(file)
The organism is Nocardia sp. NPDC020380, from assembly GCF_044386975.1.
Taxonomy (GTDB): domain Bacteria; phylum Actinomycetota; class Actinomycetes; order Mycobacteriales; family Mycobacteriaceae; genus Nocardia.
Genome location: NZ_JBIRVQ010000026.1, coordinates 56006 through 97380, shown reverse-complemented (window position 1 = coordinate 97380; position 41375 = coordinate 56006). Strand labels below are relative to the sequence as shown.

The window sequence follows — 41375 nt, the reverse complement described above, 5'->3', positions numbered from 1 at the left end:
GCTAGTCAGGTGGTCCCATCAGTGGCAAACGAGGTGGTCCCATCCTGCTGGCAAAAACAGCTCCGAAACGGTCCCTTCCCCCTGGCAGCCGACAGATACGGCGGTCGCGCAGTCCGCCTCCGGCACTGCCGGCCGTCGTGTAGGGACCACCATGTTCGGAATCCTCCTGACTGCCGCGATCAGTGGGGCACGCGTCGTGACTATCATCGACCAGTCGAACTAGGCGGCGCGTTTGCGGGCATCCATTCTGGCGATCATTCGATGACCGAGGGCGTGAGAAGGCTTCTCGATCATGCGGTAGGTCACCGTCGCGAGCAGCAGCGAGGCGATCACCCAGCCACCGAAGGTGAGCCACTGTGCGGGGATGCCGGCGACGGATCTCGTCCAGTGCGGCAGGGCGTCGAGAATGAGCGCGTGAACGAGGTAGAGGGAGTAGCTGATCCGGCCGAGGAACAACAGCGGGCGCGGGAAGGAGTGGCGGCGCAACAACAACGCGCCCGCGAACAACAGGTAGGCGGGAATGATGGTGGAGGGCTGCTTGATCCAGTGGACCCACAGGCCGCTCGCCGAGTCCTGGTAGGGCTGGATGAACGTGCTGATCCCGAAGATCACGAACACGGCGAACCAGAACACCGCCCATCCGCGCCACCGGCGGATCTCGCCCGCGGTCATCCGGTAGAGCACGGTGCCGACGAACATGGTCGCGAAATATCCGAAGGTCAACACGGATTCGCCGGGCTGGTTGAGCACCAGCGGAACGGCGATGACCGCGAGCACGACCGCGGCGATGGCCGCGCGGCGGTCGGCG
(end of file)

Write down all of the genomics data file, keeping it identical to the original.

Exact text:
The organism is Nocardia sp. NPDC020380, from assembly GCF_044386975.1.
Taxonomy (GTDB): domain Bacteria; phylum Actinomycetota; class Actinomycetes; order Mycobacteriales; family Mycobacteriaceae; genus Nocardia.
Genome location: NZ_JBIRVQ010000026.1, coordinates 56006 through 97380, shown reverse-complemented (window position 1 = coordinate 97380; position 41375 = coordinate 56006). Strand labels below are relative to the sequence as shown.

The window sequence follows — 41375 nt, the reverse complement described above, 5'->3', positions numbered from 1 at the left end:
GCTAGTCAGGTGGTCCCATCAGTGGCAAACGAGGTGGTCCCATCCTGCTGGCAAAAACAGCTCCGAAACGGTCCCTTCCCCCTGGCAGCCGACAGATACGGCGGTCGCGCAGTCCGCCTCCGGCACTGCCGGCCGTCGTGTAGGGACCACCATGTTCGGAATCCTCCTGACTGCCGCGATCAGTGGGGCACGCGTCGTGACTATCATCGACCAGTCGAACTAGGCGGCGCGTTTGCGGGCATCCATTCTGGCGATCATTCGATGACCGAGGGCGTGAGAAGGCTTCTCGATCATGCGGTAGGTCACCGTCGCGAGCAGCAGCGAGGCGATCACCCAGCCACCGAAGGTGAGCCACTGTGCGGGGATGCCGGCGACGGATCTCGTCCAGTGCGGCAGGGCGTCGAGAATGAGCGCGTGAACGAGGTAGAGGGAGTAGCTGATCCGGCCGAGGAACAACAGCGGGCGCGGGAAGGAGTGGCGGCGCAACAACAACGCGCCCGCGAACAACAGGTAGGCGGGAATGATGGTGGAGGGCTGCTTGATCCAGTGGACCCACAGGCCGCTCGCCGAGTCCTGGTAGGGCTGGATGAACGTGCTGATCCCGAAGATCACGAACACGGCGAACCAGAACACCGCCCATCCGCGCCACCGGCGGATCTCGCCCGCGGTCATCCGGTAGAGCACGGTGCCGACGAACATGGTCGCGAAATATCCGAAGGTCAACACGGATTCGCCGGGCTGGTTGAGCACCAGCGGAACGGCGATGACCGCGAGCACGACCGCGGCGATGGCCGCGCGGCGGTCGGCG